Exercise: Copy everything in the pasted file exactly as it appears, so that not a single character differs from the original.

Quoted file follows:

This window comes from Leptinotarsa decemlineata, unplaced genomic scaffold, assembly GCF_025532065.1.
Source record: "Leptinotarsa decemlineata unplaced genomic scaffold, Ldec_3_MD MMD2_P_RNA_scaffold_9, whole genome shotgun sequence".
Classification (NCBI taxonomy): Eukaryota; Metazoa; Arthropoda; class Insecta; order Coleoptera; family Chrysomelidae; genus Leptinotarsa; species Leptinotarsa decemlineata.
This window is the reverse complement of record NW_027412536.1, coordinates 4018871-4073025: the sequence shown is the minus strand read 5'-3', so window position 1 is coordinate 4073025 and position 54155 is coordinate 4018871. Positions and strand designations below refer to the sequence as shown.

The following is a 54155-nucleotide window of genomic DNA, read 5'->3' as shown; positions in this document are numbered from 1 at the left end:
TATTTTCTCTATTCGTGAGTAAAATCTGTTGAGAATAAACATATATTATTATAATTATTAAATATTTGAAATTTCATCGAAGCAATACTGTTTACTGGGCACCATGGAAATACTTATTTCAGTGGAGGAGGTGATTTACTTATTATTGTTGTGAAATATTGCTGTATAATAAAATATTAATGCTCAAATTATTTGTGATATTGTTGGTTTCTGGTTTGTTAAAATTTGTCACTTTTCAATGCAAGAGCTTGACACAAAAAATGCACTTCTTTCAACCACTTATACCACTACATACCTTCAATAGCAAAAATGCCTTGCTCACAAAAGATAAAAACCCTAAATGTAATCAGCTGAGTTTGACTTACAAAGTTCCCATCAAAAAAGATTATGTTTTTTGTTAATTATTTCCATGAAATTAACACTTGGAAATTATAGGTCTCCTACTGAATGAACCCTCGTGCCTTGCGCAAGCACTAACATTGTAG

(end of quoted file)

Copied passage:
This window comes from Leptinotarsa decemlineata, unplaced genomic scaffold, assembly GCF_025532065.1.
Source record: "Leptinotarsa decemlineata unplaced genomic scaffold, Ldec_3_MD MMD2_P_RNA_scaffold_9, whole genome shotgun sequence".
Classification (NCBI taxonomy): Eukaryota; Metazoa; Arthropoda; class Insecta; order Coleoptera; family Chrysomelidae; genus Leptinotarsa; species Leptinotarsa decemlineata.
This window is the reverse complement of record NW_027412536.1, coordinates 4018871-4073025: the sequence shown is the minus strand read 5'-3', so window position 1 is coordinate 4073025 and position 54155 is coordinate 4018871. Positions and strand designations below refer to the sequence as shown.

The following is a 54155-nucleotide window of genomic DNA, read 5'->3' as shown; positions in this document are numbered from 1 at the left end:
TATTTTCTCTATTCGTGAGTAAAATCTGTTGAGAATAAACATATATTATTATAATTATTAAATATTTGAAATTTCATCGAAGCAATACTGTTTACTGGGCACCATGGAAATACTTATTTCAGTGGAGGAGGTGATTTACTTATTATTGTTGTGAAATATTGCTGTATAATAAAATATTAATGCTCAAATTATTTGTGATATTGTTGGTTTCTGGTTTGTTAAAATTTGTCACTTTTCAATGCAAGAGCTTGACACAAAAAATGCACTTCTTTCAACCACTTATACCACTACATACCTTCAATAGCAAAAATGCCTTGCTCACAAAAGATAAAAACCCTAAATGTAATCAGCTGAGTTTGACTTACAAAGTTCCCATCAAAAAAGATTATGTTTTTTGTTAATTATTTCCATGAAATTAACACTTGGAAATTATAGGTCTCCTACTGAATGAACCCTCGTGCCTTGCGCAAGCACTAACATTGTAG